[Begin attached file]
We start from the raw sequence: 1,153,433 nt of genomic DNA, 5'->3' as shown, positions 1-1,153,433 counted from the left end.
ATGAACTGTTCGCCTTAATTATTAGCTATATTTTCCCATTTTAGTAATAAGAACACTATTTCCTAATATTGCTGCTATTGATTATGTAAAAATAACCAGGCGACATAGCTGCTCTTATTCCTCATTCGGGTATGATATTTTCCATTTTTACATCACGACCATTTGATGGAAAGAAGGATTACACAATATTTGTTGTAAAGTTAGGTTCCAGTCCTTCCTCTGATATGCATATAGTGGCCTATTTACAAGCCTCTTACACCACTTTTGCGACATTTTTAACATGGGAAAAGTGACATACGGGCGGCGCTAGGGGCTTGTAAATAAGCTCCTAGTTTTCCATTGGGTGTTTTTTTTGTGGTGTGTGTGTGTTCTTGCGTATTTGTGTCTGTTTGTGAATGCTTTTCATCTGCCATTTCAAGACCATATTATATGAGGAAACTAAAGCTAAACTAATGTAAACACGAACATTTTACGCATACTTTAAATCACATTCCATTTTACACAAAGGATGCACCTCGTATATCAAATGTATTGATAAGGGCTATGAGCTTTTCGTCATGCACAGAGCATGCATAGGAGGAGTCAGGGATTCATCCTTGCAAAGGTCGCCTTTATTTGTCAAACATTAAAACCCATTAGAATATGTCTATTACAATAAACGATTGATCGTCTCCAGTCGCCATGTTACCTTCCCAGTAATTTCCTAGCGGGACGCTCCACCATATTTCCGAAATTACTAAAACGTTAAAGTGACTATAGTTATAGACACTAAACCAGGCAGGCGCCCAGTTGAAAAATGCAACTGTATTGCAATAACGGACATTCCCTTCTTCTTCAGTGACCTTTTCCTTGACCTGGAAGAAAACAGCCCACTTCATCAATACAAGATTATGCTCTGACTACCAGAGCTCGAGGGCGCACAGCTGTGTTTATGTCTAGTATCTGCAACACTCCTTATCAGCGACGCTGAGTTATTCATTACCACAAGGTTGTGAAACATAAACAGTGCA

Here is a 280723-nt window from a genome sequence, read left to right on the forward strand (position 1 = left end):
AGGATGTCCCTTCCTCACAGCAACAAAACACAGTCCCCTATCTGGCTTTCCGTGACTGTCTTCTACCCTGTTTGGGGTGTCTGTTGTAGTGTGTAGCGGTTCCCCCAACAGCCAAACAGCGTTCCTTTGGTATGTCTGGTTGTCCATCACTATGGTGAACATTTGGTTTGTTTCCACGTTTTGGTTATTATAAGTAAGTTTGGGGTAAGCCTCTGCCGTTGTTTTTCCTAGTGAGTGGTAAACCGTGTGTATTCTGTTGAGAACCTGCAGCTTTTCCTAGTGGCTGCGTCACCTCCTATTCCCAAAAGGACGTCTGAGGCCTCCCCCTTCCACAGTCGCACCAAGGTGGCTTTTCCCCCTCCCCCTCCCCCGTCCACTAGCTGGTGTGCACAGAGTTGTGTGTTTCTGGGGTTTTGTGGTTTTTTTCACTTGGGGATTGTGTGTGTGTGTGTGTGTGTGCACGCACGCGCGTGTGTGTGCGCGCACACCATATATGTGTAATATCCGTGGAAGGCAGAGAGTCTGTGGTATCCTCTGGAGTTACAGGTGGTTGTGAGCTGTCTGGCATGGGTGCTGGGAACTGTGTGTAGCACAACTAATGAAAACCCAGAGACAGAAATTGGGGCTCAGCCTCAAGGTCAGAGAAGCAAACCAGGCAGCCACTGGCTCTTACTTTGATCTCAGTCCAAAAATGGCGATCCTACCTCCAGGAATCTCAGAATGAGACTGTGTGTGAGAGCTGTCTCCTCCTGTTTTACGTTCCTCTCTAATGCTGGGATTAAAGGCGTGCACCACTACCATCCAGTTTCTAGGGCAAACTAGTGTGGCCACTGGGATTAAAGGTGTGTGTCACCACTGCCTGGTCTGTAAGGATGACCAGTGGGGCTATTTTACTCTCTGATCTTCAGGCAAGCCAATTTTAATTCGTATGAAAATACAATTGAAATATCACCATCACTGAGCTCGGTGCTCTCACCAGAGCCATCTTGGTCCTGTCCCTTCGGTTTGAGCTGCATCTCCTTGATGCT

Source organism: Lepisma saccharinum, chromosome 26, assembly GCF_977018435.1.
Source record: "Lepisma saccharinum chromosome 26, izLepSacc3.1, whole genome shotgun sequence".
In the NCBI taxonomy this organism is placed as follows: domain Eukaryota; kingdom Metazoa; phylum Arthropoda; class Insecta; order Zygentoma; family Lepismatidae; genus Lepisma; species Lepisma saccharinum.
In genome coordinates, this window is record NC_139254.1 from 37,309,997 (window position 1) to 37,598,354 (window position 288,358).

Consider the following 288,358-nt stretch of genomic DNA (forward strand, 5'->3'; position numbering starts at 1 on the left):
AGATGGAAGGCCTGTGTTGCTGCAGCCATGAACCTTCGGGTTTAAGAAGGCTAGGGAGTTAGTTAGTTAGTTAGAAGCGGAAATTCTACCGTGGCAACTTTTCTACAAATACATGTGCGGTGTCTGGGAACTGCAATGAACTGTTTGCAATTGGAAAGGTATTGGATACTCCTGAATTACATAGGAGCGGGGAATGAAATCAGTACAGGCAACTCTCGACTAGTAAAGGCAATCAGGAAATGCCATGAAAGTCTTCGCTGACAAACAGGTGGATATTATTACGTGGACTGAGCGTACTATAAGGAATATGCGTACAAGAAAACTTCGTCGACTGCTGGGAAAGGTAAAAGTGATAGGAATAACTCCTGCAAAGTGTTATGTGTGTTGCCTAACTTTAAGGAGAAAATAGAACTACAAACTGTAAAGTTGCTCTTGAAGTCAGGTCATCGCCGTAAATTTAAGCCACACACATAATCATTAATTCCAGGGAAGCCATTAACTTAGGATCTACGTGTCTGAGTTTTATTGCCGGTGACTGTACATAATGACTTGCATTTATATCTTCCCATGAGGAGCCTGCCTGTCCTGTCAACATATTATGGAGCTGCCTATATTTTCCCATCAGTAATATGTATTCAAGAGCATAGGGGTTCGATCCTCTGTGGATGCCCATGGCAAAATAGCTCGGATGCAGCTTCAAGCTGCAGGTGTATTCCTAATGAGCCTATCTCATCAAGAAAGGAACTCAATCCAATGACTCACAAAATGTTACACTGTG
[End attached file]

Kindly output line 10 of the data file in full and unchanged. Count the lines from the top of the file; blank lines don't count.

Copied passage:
AGATGGAAGGCCTGTGTTGCTGCAGCCATGAACCTTCGGGTTTAAGAAGGCTAGGGAGTTAGTTAGTTAGTTAGAAGCGGAAATTCTACCGTGGCAACTTTTCTACAAATACATGTGCGGTGTCTGGGAACTGCAATGAACTGTTTGCAATTGGAAAGGTATTGGATACTCCTGAATTACATAGGAGCGGGGAATGAAATCAGTACAGGCAACTCTCGACTAGTAAAGGCAATCAGGAAATGCCATGAAAGTCTTCGCTGACAAACAGGTGGATATTATTACGTGGACTGAGCGTACTATAAGGAATATGCGTACAAGAAAACTTCGTCGACTGCTGGGAAAGGTAAAAGTGATAGGAATAACTCCTGCAAAGTGTTATGTGTGTTGCCTAACTTTAAGGAGAAAATAGAACTACAAACTGTAAAGTTGCTCTTGAAGTCAGGTCATCGCCGTAAATTTAAGCCACACACATAATCATTAATTCCAGGGAAGCCATTAACTTAGGATCTACGTGTCTGAGTTTTATTGCCGGTGACTGTACATAATGACTTGCATTTATATCTTCCCATGAGGAGCCTGCCTGTCCTGTCAACATATTATGGAGCTGCCTATATTTTCCCATCAGTAATATGTATTCAAGAGCATAGGGGTTCGATCCTCTGTGGATGCCCATGGCAAAATAGCTCGGATGCAGCTTCAAGCTGCAGGTGTATTCCTAATGAGCCTATCTCATCAAGAAAGGAACTCAATCCAATGACTCACAAAATGTTACACTGTG